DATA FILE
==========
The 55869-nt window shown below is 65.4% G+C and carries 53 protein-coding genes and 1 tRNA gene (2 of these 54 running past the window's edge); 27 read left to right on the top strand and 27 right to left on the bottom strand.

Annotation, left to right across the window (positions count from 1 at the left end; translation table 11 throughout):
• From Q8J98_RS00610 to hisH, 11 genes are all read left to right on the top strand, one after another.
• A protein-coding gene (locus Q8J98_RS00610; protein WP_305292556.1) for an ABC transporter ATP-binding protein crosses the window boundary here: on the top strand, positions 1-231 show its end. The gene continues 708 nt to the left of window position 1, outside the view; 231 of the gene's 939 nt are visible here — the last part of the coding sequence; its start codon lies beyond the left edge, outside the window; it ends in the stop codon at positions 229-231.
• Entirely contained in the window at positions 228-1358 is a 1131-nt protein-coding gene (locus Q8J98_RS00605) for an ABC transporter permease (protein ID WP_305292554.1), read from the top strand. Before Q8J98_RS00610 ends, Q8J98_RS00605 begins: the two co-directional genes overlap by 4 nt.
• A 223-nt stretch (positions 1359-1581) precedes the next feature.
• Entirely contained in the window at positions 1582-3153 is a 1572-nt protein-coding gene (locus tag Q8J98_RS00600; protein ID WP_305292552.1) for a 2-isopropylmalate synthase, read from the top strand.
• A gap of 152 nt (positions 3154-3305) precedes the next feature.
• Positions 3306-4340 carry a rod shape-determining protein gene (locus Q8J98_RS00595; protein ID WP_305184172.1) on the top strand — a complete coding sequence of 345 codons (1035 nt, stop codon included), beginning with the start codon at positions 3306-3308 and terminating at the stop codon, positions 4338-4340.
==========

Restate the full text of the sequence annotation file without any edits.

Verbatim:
The 55869-nt window shown below is 65.4% G+C and carries 53 protein-coding genes and 1 tRNA gene (2 of these 54 running past the window's edge); 27 read left to right on the top strand and 27 right to left on the bottom strand.

Annotation, left to right across the window (positions count from 1 at the left end; translation table 11 throughout):
• From Q8J98_RS00610 to hisH, 11 genes are all read left to right on the top strand, one after another.
• A protein-coding gene (locus Q8J98_RS00610; protein WP_305292556.1) for an ABC transporter ATP-binding protein crosses the window boundary here: on the top strand, positions 1-231 show its end. The gene continues 708 nt to the left of window position 1, outside the view; 231 of the gene's 939 nt are visible here — the last part of the coding sequence; its start codon lies beyond the left edge, outside the window; it ends in the stop codon at positions 229-231.
• Entirely contained in the window at positions 228-1358 is a 1131-nt protein-coding gene (locus Q8J98_RS00605) for an ABC transporter permease (protein ID WP_305292554.1), read from the top strand. Before Q8J98_RS00610 ends, Q8J98_RS00605 begins: the two co-directional genes overlap by 4 nt.
• A 223-nt stretch (positions 1359-1581) precedes the next feature.
• Entirely contained in the window at positions 1582-3153 is a 1572-nt protein-coding gene (locus tag Q8J98_RS00600; protein ID WP_305292552.1) for a 2-isopropylmalate synthase, read from the top strand.
• A gap of 152 nt (positions 3154-3305) precedes the next feature.
• Positions 3306-4340 carry a rod shape-determining protein gene (locus Q8J98_RS00595; protein ID WP_305184172.1) on the top strand — a complete coding sequence of 345 codons (1035 nt, stop codon included), beginning with the start codon at positions 3306-3308 and terminating at the stop codon, positions 4338-4340.